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News number: 9107130527

14:41 | 2012-12-26

Art

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Iran to Display Documentary on Confrontations between IRGC, US Navy

TEHRAN (FNA)- Confrontations between the Islamic Revolution Guards Corps (IRGC) and the US during the last 33 years after the Islamic Revolution in Iran will go on screen in a documentary film called 'Confrontation' for the first time this week.



The documentary directed by Davoud Moradian will be displayed on the third day of the National Ammar Film Festival in Tehran today.

The documentary reviews the history of the US forces' deployment in the region, escort of the Iraqi and Kuwaiti oil tankers during the Iraq-Iran war in the 1980s, their direct conflicts with the IRGC and the Iranian navies, the United States' serious defeats and failures and the reasons why the western political and military officials have avoided any reporting on these clashes and conflicts.

The Iranian Army and IRGC naval forces have tight cooperation in controlling the country's waterways and protecting Iran's interests inside territorial waters and in the high seas.

The IRGC was appointed to defend the Persian Gulf security in 2008. The Iranian army has been tasked with controlling the Sea of Oman and the Caspian Sea, while the full responsibility for defending the Persian Gulf security has been entrusted to the IRGC.

In a latest instance of confrontations between the IRGC and the US on December 4, Commander of the IRGC Navy Rear Admiral Ali Fadavi announced that his forces had hunted a US Unmanned Aerial Vehicle (UAV) over the Persian Gulf after the drone violated the country's airspace.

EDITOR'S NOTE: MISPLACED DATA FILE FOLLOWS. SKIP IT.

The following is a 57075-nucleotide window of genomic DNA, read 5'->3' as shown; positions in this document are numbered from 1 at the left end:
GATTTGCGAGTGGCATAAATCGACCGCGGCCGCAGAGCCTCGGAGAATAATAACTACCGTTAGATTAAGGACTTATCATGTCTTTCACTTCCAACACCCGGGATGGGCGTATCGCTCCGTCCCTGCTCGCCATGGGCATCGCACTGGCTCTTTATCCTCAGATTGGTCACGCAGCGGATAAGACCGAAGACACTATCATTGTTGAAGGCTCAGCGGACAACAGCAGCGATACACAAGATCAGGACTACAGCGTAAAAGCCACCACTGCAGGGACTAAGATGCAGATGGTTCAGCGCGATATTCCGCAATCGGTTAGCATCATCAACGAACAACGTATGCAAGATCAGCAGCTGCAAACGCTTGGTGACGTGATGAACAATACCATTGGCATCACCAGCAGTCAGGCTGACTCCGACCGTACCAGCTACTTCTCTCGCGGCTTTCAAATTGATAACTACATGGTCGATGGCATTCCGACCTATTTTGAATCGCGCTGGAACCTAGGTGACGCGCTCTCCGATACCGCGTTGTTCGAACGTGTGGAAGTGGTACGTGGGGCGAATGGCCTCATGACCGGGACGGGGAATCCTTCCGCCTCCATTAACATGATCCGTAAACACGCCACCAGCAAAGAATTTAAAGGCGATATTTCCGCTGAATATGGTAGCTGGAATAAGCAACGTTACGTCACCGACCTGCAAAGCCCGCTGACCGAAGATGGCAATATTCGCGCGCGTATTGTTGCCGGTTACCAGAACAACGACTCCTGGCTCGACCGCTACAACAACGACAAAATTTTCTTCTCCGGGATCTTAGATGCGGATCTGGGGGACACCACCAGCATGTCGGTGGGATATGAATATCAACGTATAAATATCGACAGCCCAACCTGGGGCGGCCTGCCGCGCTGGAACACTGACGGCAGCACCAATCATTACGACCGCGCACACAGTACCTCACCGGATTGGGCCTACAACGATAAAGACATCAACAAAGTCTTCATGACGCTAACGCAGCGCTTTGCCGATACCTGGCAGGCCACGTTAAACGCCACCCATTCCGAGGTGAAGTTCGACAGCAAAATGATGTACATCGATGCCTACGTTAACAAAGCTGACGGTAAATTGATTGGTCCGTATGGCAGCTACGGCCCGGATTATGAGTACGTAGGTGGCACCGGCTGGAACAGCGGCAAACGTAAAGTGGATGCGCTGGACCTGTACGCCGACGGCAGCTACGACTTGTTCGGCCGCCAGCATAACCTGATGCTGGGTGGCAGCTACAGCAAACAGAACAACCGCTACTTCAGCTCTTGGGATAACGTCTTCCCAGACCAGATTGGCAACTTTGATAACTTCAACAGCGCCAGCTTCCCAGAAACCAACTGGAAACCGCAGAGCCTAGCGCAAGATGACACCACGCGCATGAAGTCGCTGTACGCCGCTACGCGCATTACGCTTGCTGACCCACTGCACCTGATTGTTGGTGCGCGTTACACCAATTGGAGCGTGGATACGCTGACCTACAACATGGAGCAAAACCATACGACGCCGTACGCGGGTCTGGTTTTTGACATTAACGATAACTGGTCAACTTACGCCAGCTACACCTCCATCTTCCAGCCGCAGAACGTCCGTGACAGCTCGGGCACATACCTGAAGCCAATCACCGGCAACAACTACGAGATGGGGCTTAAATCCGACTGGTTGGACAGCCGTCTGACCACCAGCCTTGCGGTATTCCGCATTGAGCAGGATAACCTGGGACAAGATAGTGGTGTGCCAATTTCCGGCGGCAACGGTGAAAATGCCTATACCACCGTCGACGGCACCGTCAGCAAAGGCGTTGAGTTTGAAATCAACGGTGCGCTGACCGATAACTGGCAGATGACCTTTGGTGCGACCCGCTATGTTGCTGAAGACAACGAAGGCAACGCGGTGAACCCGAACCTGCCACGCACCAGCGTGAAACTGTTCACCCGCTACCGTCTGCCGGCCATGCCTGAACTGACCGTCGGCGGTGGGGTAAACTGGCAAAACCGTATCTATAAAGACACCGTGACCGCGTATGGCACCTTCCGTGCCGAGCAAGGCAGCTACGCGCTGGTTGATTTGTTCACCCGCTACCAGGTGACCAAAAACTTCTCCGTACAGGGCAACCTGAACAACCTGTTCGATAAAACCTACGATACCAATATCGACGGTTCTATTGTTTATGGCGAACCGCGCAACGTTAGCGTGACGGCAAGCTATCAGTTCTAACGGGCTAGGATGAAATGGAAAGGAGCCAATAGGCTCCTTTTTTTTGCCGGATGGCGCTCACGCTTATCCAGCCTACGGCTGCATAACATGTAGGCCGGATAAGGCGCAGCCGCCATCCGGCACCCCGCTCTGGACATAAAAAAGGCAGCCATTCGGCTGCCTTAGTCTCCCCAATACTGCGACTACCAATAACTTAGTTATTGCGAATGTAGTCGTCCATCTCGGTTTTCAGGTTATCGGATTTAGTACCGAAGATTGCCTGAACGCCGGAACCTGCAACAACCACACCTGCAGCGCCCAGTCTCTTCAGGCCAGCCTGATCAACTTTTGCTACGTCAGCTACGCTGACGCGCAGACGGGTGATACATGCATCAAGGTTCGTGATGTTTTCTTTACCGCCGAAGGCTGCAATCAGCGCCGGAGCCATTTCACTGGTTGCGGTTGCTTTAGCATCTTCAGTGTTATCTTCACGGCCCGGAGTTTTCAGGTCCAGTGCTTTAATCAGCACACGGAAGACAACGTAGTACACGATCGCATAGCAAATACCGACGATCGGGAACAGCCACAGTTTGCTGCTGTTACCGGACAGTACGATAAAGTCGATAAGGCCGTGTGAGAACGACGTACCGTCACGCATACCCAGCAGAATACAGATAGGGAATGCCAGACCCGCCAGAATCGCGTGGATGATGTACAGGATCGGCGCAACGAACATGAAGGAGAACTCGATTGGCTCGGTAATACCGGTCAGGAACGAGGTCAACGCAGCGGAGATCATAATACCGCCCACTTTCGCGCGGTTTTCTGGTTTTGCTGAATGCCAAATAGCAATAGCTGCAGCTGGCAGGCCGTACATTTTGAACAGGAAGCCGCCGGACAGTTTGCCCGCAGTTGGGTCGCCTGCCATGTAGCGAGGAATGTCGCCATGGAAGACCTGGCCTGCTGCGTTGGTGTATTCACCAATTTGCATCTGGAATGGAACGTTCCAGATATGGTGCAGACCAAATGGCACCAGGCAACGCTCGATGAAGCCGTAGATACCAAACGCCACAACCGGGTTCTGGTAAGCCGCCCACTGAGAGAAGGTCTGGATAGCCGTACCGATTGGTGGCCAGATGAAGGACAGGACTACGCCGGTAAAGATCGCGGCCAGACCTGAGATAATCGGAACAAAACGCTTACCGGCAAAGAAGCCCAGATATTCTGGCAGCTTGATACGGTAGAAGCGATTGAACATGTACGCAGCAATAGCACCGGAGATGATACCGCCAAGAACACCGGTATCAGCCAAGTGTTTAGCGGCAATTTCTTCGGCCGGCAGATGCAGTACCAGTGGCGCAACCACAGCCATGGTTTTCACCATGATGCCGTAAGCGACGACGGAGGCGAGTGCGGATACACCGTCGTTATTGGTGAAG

The UAV which had conducted several reconnaissance flights over the Persian Gulf general zone in the past few days was caught and brought under control by air defense units and control systems of the IRGC Navy.

The IRGC navy commander announced that the hunted UAV was a ScanEagle drone, adding that "such drones are usually launched from large warships".

ScanEagle is a small, low-cost, long-endurance unmanned aerial vehicle built by Insitu, a subsidiary of Boeing.

As standard payload ScanEagle carries either an inertially stabilized electro-optical or an infrared camera. The gimbaled camera allows the operator to easily track both stationary and moving targets, providing real-time intelligence.

Capable of flying above 16,000 feet, the UAV has also demonstrated the ability to provide persistent low-altitude reconnaissance.

The development came exactly a year after Iran announced on December 4, 2011 that its defense forces had downed a US RQ-170 drone through a sophisticated cyber attack.

The drone was the first such loss by the US. American officials have described the loss of the aircraft in Iran as a setback and a fatal blow to their stealth drone program.

The RQ-170 has special coatings and a batwing shape designed to help it penetrate other nations' air defenses undetected. The existence of the aircraft, which is made by Lockheed Martin, has been known since 2009, when a model was photographed at the main US airfield in Kandahar, Afghanistan.